When light falls on a leaf, reflection occurs. The amount of reflection of green light (0.54 µm) is very high, making plants green to the human eye. Healthy vegetation does not reflect much red light (0.7 µm), since it is absorbed by chlorophyll abundant in leaves. In the near-infrared spectrum (0,8 µm) the amount of reflection increases rapidly to 80% of the incoming light. This increase is caused by the transition of air between cell kernels. This is characteristic for healthy vegetation.
Damaged plant material does not show this increase in reflected near-infrared light. Moreover, the reflection of red light is much higher than in healthy plant material. By measuring the reflection in these spectra, damaged plant material can be distinguished from healthy plant material (Schans et al., 2011).
From 2014 to 2017, FutureWater has been granted support from the Securing Water for Food program, funded by USAID, Sida and the Dutch Government of Foreign Affairs, for piloting the use of flying sensors to support farmers in Mozambique with their decision making in farm and crop management. In Mozambique, we have transferred our technical skills to local ThirdEye operators over the past 3 years. We currently have 6 active local operators providing service to more than 3,500 farmers over more than 1,600 ha. These operators are able to support over 400 small-scale farmers, by collecting information and sharing it with farmers on weekly basis. Based on the information, farmers take decisions on where to do what in terms of irrigation, fertilizer application and pesticides, helping them improve their water productivity. Furthermore, they now have the capacity to deal with technical issues and are very skilled in providing advice to farmers. As a result, the farmer’s water productivity was increased by 55%, meaning less water is used to achieve the same crop yield as without ThirdEye services. ThirdEye has evolved since 2014 from a start-up to becoming the leading company in Mozambique in the field of mapping and monitoring services for farmers based on aerial images, which will continue to expand its activities over the coming years.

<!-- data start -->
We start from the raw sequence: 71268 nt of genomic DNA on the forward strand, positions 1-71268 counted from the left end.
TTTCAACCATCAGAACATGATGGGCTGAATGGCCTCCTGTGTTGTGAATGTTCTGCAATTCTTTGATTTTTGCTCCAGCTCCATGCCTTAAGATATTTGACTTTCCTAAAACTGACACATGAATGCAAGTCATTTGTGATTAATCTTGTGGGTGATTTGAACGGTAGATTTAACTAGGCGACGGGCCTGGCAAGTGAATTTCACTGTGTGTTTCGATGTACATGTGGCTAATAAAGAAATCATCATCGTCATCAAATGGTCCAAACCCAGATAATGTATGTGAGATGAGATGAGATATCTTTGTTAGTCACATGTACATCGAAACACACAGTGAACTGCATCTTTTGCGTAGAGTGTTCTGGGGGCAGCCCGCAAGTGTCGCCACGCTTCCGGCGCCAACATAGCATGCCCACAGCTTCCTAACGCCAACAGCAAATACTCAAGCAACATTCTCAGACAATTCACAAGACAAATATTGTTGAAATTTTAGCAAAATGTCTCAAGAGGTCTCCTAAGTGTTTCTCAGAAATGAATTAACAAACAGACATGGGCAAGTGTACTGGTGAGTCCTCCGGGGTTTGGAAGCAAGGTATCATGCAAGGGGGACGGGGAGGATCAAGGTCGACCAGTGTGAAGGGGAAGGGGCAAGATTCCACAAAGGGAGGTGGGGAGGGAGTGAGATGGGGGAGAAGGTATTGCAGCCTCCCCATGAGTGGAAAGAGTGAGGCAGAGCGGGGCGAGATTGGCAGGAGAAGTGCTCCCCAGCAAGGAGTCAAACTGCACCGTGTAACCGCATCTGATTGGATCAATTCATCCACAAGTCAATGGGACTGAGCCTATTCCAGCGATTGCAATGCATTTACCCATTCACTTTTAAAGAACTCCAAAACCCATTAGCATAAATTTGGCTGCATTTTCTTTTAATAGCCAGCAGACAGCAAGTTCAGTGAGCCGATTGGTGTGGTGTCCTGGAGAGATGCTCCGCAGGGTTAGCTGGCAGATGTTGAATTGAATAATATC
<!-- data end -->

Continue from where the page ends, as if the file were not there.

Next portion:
Since last year, the ThirdEye service is also implemented in Kenya as part of the Smart Water for Agriculture program implemented by SNV. Last month the first round of training was given to 5 operators, who will be serving at least 2,000 smallholder farmers the coming months. Training consists of flying sensor use, technical skills, safety and protocols, imagery processing and consultancy. After this, the operators will start working regularly in the regions of Meru and Nakuru. Here they will go the farmer’s fields, conduct flying sensors flights, process the images and give advice on improving their agricultural practices. Next to the service for smallholder farmers, ThirdEye delivers various services to medium and big sized farmers.